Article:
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  • Unemployment Insurance Benefits (UI)
  • State Disability Issues (SDI)
  • Worker Compensation Issues
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ASK THE CALIFORNIA EMPLOYMENT TAX AND PAYROLL TAX ATTORNEY – FREQUENTLY ASKED QUESTIONS – ALL ABOUT EDD AUDITS – PART 1
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ASK THE CALIFORNIA EMPLOYMENT TAX AND PAYROLL TAX ATTORNEY – FREQUENTLY ASKED QUESTIONS – ALL ABOUT EDD AUDITS – PART 1

By Robert S. Schriebman

2021

Introductory Remarks

During the COVID-19 pandemic the EDD conducted very few if any audits. Auditors were reassigned primarily to handle the unprecedented number of unemployment benefit claims. The auditors worked from remote locations. In early 2021 the audit program resumed. I have received many calls from employers who find themselves under examination. 2020 was a tough year for them. They have many common questions and concerns. In this series of FAQs, I will attempt to provide answers to their questions and address their concerns. If you find yourself in this situation, you are welcomed to call my office and speak with an experienced professional.

FAQs:

How do I know that I have been selected for an audit?

You know you are under audit if you have received a package of documents. The first document states, “Inquiry Concerning Records.” Another document is the Pre-Audit Questionnaire. And the final document is a standard form letter requesting documentation and information.

Some employers have received phone calls from EDD auditors informing them that they are under examination.

What event has triggered the EDD to select my company for an audit?

There are many reasons an employer is selected for an audit. The most common reason is due to former workers filing for unemployment benefits who told the EDD the employer treated them as an independent contractor.

During the pandemic, the EDD granted benefits to all who applied including acknowledged independent contractors.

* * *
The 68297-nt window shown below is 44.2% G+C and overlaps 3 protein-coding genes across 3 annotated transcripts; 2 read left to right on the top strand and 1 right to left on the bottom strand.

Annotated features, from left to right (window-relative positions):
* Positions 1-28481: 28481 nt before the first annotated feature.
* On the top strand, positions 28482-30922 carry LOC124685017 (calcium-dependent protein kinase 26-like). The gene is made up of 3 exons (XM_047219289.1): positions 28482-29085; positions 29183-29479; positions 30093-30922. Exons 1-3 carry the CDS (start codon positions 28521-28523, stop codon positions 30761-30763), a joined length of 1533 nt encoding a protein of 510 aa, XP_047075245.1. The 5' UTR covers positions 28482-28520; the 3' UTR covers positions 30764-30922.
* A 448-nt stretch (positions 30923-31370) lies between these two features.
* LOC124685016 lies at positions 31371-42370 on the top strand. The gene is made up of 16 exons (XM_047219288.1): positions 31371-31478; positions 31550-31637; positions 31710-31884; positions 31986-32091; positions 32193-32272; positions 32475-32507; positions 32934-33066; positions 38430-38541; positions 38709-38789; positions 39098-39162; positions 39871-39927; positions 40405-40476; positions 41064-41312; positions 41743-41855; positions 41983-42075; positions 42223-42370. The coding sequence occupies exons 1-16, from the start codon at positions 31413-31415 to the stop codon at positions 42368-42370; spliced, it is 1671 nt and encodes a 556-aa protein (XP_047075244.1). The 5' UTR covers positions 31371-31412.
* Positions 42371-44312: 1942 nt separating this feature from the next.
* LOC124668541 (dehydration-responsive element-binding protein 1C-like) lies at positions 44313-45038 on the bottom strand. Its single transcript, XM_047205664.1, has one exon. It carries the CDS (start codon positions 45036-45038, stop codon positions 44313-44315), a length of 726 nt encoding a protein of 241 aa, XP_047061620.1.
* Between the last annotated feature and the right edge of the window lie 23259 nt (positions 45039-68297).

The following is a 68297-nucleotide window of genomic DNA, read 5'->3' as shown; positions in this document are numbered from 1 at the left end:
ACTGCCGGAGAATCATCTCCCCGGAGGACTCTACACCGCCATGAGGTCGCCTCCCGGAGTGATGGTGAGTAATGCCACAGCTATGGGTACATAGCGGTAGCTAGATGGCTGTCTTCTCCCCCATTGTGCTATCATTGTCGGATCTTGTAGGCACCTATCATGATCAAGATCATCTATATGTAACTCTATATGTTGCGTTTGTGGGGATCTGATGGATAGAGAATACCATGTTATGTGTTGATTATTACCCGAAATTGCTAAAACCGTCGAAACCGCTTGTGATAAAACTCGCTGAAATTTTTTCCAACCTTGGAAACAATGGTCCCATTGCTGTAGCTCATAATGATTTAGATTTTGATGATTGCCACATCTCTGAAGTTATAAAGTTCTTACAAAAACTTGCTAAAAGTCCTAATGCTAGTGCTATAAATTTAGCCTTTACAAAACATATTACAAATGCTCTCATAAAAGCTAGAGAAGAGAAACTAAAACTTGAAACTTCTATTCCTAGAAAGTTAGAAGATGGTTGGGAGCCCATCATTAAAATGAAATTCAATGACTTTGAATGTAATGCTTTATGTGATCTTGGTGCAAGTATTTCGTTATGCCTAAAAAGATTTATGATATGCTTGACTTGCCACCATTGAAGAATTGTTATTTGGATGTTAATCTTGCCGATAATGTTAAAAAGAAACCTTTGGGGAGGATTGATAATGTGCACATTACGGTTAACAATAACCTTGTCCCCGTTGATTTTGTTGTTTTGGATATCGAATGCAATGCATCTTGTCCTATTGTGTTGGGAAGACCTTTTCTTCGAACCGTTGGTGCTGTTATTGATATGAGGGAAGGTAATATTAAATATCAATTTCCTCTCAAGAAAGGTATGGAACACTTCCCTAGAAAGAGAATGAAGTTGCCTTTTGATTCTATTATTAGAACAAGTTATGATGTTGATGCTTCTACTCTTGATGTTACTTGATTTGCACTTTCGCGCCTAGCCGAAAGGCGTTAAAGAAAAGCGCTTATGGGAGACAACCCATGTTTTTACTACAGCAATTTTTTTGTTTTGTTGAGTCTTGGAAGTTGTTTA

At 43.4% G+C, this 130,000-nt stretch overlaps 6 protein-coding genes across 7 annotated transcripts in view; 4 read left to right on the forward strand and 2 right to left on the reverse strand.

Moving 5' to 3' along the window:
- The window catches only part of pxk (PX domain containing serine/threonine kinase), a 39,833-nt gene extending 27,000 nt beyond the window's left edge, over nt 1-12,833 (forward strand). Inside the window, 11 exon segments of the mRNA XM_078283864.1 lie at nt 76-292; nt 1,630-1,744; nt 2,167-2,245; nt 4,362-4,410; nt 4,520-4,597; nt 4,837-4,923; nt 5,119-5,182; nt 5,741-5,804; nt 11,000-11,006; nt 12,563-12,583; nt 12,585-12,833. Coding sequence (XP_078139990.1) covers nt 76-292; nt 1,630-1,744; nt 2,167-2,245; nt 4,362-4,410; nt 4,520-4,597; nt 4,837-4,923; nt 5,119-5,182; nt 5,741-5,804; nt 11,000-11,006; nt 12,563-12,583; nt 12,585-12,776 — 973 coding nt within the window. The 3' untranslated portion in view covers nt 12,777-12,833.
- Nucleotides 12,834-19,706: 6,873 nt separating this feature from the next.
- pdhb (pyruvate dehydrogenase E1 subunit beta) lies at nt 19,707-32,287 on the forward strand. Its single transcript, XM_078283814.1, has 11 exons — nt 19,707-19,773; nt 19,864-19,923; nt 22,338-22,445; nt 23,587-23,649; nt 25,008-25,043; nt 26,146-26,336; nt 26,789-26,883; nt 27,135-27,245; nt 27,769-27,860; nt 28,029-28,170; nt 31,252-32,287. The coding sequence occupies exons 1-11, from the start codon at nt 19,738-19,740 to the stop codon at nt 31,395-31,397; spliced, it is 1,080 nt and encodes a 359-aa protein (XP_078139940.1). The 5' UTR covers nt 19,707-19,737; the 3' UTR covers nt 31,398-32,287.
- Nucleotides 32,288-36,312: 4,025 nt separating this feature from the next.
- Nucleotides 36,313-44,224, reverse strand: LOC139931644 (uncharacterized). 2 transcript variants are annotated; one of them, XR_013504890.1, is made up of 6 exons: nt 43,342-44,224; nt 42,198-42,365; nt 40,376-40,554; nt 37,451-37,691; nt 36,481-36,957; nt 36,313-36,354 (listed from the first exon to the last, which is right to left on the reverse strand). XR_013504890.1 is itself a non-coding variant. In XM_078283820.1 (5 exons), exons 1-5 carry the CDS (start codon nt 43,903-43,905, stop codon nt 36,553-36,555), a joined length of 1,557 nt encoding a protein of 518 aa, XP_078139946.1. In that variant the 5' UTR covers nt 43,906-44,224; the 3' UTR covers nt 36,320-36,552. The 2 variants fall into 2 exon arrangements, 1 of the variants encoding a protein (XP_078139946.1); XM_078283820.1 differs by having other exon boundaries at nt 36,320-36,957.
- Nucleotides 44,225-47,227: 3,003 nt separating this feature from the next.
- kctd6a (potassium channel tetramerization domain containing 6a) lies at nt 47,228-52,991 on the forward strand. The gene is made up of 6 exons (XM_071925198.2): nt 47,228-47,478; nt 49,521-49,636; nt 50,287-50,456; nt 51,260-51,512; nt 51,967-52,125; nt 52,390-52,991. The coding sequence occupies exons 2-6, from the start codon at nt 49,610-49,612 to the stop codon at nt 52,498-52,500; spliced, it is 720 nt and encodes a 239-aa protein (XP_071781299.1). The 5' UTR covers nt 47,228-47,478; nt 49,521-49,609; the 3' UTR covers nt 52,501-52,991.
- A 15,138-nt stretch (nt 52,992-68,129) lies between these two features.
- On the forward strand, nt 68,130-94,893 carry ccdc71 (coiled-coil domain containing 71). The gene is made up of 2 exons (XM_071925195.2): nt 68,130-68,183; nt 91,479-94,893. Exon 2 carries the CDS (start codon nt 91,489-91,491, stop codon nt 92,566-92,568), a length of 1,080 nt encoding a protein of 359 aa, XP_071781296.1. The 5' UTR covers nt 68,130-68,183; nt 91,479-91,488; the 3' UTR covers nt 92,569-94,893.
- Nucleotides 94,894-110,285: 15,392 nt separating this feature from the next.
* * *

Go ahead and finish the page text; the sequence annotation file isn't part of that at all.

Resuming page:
EDD policy calls for an automatic audit when a benefit-applicant states he/she has been treated as an independent contractor. Some believe that the granting of benefits to independent contractors provided audit leads for the EDD to conduct future examinations.

What is the EDD looking for?

In short, the EDD is looking for money – your money. Let’s face it, California paid out an unprecedented amount of benefits and the Treasury is hurting.

During the examination the auditor will test books and records to find inconsistencies such as wrongful classification of workers. The auditor will also want to see if the compensation paid to workers jibes with the W2 or 1099 issued to that worker. The EDD also examines S corporations for issues relating to unreasonably low compensation paid to officers and principals when compared to corporate or LLC distributions.

Must I comply with the 14-day deadline?

Ideally the EDD wants you to contact them within 14 days of the receipt of the audit package in order to schedule an examination. However, any employer has a right to consult with a professional advisor with the possibility of being represented during the audit process. Therefore, the 14-day rule is very flexible. I have seen cases where several months have gone by before the audit is scheduled due an employer seeking representation. I have never seen a situation where the EDD strictly adheres to the 14-day deadline.